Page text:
Corrections Minister Peter Malinauskas has not ruled out a further expansion of Mobilong Prison in future, beyond an extra 104 beds which were officially opened on Tuesday.
The prison's new Eyre Unit consists of 11 four-bedroom buildings, each of which includes two bathrooms and an open plan living area and has been designed to house eight prisoners.
The better-behaved members of Mobilong's population will be allowed to live in the new units under an "incentive-based regime", as the state government described it.
A new staff building containing an officers' station and interview rooms, and 16 extra beds in the Ross Unit, round off $13.5 million worth of work completed at the prison in recent months.
Despite saying there were currently more available beds than inmates in South Australia's prison system, Mr Malinauskas said "a lot more" beds would be added over the next year.
He hinted that more information about the government's plans would be forthcoming in next week's state budget.
However, he said Mobilong had not been earmarked for any extra beds "at this stage".
He refused to characterise the prison system as overcrowded.
"This new facility helps in dealing with the growing prison population we've got," he said.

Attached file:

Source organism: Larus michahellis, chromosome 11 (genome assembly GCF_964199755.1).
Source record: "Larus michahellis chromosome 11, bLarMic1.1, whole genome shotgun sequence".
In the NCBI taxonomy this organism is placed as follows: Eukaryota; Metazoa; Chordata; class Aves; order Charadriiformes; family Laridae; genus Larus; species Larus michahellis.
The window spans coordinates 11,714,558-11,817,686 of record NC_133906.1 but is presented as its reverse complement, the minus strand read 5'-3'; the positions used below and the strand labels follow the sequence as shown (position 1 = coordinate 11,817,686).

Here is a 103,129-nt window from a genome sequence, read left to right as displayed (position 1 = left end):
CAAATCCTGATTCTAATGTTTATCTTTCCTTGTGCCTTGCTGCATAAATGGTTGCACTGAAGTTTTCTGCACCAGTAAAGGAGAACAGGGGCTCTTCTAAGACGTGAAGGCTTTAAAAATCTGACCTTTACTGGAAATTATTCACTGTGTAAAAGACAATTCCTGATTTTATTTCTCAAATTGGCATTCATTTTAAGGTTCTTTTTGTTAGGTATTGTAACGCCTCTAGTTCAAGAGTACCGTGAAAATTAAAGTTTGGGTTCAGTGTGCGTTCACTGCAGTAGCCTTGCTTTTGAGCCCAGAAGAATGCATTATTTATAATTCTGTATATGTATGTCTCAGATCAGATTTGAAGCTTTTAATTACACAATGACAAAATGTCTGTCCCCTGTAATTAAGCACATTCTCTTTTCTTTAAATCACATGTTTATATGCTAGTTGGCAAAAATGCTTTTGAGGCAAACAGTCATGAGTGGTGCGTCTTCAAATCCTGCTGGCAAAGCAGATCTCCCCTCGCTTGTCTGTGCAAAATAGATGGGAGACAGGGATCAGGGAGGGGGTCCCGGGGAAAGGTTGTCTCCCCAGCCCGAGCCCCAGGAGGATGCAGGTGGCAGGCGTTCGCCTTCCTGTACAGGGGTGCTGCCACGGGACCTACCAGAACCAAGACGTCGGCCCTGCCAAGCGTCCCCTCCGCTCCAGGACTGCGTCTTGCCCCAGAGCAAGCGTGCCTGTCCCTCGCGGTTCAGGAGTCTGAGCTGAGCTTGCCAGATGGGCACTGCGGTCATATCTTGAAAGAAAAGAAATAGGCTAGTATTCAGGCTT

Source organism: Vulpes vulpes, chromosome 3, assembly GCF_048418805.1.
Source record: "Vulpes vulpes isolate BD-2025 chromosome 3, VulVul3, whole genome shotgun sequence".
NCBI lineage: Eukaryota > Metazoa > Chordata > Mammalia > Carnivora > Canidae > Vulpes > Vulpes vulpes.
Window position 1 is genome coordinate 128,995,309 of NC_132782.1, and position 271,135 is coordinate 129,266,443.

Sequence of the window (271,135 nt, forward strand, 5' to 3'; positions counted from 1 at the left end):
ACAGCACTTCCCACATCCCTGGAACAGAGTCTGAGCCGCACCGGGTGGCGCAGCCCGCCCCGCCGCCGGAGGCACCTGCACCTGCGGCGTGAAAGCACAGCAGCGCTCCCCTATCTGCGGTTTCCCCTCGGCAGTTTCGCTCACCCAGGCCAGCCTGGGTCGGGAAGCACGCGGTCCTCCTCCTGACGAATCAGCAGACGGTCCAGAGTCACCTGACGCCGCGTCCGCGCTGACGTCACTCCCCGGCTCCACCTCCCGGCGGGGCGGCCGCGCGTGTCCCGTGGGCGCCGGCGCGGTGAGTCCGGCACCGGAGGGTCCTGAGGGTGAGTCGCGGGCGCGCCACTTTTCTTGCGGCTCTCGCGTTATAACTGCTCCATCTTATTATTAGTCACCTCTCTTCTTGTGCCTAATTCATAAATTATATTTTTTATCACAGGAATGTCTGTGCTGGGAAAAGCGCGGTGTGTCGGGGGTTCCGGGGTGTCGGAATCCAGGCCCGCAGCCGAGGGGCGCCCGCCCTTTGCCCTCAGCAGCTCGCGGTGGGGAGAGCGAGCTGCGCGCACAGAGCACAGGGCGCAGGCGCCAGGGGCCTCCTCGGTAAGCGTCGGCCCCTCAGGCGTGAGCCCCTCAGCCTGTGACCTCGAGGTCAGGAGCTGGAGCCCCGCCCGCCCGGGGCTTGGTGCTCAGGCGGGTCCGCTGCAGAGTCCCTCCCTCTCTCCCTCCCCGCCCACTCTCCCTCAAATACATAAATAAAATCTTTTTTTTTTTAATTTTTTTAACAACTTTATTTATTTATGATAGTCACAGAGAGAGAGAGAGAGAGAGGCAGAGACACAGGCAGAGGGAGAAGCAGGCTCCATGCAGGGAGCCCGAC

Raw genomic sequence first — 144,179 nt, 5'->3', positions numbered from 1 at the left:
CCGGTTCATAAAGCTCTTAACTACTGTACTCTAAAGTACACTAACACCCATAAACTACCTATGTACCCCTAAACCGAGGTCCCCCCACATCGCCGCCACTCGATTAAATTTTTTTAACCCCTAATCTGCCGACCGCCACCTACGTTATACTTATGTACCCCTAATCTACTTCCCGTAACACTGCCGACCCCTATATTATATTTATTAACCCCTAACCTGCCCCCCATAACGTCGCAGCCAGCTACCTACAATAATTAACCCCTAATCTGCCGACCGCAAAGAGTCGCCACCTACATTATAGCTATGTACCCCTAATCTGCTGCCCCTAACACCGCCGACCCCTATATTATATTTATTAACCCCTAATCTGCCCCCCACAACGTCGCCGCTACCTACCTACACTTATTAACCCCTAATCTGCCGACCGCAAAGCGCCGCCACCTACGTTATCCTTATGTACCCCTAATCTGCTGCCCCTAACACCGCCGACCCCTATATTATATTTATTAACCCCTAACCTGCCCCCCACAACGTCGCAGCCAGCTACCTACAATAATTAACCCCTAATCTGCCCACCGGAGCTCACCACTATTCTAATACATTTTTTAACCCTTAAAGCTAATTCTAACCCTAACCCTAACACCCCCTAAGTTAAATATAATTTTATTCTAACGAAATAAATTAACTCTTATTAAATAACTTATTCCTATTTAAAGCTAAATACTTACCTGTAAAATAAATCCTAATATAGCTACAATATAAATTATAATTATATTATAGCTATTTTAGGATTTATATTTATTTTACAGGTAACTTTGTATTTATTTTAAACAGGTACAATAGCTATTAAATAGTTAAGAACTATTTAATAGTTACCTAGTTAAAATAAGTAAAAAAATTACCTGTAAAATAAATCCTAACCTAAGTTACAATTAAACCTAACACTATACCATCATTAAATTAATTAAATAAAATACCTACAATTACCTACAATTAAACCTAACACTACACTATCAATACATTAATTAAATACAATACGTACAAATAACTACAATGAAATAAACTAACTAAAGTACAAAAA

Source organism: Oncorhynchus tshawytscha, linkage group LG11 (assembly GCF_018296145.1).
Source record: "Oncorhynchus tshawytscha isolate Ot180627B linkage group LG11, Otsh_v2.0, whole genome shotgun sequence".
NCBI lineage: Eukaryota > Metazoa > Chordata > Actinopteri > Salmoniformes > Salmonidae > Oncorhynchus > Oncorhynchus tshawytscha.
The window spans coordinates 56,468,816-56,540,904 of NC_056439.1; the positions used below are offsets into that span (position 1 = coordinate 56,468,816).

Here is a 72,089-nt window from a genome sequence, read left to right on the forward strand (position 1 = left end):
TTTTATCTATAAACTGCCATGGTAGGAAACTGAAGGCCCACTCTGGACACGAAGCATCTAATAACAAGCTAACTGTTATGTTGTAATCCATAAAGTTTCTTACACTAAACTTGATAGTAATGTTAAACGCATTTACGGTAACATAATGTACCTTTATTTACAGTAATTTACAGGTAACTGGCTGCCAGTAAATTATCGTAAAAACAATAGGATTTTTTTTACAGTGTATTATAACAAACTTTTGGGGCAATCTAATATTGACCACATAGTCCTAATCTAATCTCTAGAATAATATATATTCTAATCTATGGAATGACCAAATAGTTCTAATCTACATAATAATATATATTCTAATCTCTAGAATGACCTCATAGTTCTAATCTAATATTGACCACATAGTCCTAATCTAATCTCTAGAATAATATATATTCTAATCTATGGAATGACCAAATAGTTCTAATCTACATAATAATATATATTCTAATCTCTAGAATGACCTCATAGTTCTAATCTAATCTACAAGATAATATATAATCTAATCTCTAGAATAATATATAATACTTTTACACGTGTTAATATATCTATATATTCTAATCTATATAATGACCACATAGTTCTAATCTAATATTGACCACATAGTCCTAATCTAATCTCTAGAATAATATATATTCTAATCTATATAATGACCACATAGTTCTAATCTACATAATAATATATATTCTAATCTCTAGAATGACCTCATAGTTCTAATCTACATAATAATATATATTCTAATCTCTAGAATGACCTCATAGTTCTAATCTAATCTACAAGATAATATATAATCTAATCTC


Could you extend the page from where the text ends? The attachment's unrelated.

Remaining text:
"It speaks to our short to medium-term strategy to increase the capacity we've got in the system.
"Our long-term strategy is to reduce the rate of reoffending, by 10 per cent by 2020.
"The investment we've seen speaks very much about our objective of having prisoners graduate so they're better prepared (for their release) and less likely to reoffend."
He said it was "absolutely" appropriate that Mobilong continue to be classified as a medium-security prison, despite staff concerns about the type of prisoners being transferred there in recent months.
Union members’ worries about the prison led to a statewide lockdown in February.
Adelaide-based Mossop Construction and Interiors took 20 weeks to build the Eyre Unit based on plans by Grieve Gillett Andersen.
The Standard was not invited to the opening.